The story of a brand is everything in this market, where a big part of the craze behind the bourbon boom is the same search for authenticity that makes shoppers look for butchers who can tell them where their rib-eyes lived when they were cows, and the same impulse that makes Five Guys burgers hang a chalkboard next to their counter telling you which farm raised the potatoes that became the french fries you're about to eat.
Maker's story is one of Bill Samuels' father inventing a new recipe 50 years ago and resuming the family business with a batch of booze high of winter wheat and long on age. Watered-down bourbon, whether you can taste the difference of not, weakened that story.
That's what was on my mind as I watched my drink taking shape Sunday. January knew right away what I was taking about. "I call it folklore," she said adding that it's not always gospel truth. "Take this," she said, pointing to the bottle of Angostura bitters she was using to build the drink. "That's a nice name but there's no Angostura bark in that bottle."
The drink she placed in front of me wasn't cheap -- a $19 cocktail is happy hour prices at some places in DC, but they still raise an eyebrow in Louisville -- but it was fine. Balanced and with enough high-pitched squeal to cut against the sweetness to remind you that you're drinking whiskey. I guess that comes from the 100 proof.
As I settled in, I looked at the Bourbon Library on the menu. It's a nice collection, though in Louisville there are dozens of places that have 50 or more bottles of bourbon on the menu. Still, it tickled me to see that the most expensive Scotch on the list -- a $50 glass of Bowmore 12 year old -- was matched the Van Winkle family, when it's available, at prices up to 70 dollars a drink and the 20 year Mitchner's for $85. Bourbon has definitely gone upscale.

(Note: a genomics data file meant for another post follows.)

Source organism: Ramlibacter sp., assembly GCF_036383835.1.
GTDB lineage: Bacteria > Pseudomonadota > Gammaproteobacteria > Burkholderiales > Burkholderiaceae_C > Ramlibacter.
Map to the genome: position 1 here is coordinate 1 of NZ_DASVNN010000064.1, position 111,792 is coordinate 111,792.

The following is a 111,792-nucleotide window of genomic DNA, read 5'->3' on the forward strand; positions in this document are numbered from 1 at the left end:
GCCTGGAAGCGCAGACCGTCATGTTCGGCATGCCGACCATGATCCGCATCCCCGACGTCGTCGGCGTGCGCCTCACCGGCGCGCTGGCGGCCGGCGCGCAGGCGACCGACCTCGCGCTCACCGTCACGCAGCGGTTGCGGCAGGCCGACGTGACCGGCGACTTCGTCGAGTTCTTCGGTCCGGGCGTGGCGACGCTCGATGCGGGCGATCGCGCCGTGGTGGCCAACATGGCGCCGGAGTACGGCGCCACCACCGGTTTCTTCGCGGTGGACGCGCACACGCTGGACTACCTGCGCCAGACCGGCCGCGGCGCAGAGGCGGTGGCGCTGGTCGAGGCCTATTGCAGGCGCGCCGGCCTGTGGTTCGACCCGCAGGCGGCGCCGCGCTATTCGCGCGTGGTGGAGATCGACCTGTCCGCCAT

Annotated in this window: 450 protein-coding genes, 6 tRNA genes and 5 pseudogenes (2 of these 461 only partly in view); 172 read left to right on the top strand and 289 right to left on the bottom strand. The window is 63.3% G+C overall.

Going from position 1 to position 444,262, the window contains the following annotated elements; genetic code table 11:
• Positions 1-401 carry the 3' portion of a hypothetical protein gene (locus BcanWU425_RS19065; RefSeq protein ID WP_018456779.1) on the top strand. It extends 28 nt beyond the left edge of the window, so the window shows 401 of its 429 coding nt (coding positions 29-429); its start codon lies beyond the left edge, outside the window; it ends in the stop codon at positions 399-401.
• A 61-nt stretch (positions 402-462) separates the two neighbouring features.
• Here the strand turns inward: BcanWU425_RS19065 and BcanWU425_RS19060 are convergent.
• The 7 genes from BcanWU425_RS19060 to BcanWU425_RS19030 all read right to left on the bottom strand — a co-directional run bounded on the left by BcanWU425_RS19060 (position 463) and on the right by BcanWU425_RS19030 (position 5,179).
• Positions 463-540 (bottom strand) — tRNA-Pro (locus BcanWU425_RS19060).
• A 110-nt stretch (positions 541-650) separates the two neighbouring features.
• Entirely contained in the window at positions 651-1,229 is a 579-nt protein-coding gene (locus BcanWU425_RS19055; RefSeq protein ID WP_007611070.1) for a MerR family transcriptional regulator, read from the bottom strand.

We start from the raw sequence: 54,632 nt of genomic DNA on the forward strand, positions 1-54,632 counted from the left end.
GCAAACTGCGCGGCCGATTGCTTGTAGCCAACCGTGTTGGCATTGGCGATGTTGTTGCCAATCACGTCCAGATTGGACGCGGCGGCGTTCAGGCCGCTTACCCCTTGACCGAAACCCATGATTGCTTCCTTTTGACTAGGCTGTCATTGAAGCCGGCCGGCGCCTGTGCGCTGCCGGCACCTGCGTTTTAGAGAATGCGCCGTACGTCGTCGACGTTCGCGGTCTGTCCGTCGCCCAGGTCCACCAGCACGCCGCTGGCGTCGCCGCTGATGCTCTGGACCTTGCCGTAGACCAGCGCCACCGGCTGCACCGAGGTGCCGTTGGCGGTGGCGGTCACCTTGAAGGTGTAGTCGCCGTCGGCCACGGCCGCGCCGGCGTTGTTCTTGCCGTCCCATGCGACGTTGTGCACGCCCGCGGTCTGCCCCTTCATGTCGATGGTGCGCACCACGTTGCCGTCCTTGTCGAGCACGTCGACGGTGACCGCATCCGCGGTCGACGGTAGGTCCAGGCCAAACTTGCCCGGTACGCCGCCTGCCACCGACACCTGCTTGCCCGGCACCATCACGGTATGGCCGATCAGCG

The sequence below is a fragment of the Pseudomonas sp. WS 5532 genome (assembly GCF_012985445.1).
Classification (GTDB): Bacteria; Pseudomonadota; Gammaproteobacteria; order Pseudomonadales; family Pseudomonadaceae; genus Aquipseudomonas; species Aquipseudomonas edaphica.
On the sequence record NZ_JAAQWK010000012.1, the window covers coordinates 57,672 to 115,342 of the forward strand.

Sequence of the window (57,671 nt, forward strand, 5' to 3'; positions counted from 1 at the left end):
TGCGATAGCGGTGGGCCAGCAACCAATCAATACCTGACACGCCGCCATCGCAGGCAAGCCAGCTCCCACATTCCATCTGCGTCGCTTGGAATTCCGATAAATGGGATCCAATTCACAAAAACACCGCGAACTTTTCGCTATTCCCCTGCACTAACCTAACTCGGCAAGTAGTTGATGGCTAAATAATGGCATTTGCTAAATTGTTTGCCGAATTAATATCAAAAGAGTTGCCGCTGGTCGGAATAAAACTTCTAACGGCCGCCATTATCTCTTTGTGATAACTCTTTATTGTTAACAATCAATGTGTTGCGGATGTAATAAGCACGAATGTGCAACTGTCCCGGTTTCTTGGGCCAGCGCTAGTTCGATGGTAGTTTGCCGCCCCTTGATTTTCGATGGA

January told me she loves Scotch just fine, and the bar sells plenty of it. But chances are, she said, a whiskey lover who stops in her bar knows where they are, meaning in Kentucky. And Kentucky, means bourbon.
And in March, especially, is also means basketball. Next Friday, about 6 million or so Kentuckians or their spirits will head -- in spirit, if not in person -- two hours north to Indianapolis to see the Cardinals take on the Cats in the Sweet 16. I trust you don't need to know what will be in there flasks.
Whoever wins, it will be a helluva story.
Lawmakers in Tennessee will be weighing new bills in the House and Senate Tuesday that would weaken the requirements that Tennessee Whiskey be a whole lot like Kentucky Bourbon, when it comes to how it is distilled and, critically, how it is aged.
The Wall Street Journal has a fascinating read this morning about a tussle between the parents companies, both Fortune 500 firms, of Jack Daniel's and George DIckel Tennessee Whiskey.
Dickel's owners, the UK-based Diageo, the world's largest spirits company, wants to do away with the rules that require all Tennessee Whiskey to be aged in new charred barrels, just like bourbon. They argue that the primary requirement for whiskey to be allowed to be called Tennessee Whiskey should be that it's made in Tennessee.
Louisville-based Brown-Forman owns the far larger distillery at Jack Daniel's, and it says relaxing the rules would diminish the quality of the whiskey marketed as Tennessee's finest, a position many whiskey experts agree with.
But it's not just Dickel and its parent company that want to relax the rules, which were just enshrined in state law last year at Brown-Forman's behest. Joining in the fight is a push by new boutique bottlers who, just as in the bourbon industry, are popping up with increasing frequency as the American whiskey industry continues to boom. The WSJ notes:
Popcorn Sutton Distilling LLC, one of a growing number of small distillers in the state, also wants the rules relaxed. The Nashville distiller recently began aging whiskey without charcoal filtering—a recipe it says it inherited from Marvin "Popcorn'' Sutton, a legendary Tennessee moonshiner who died in 2009.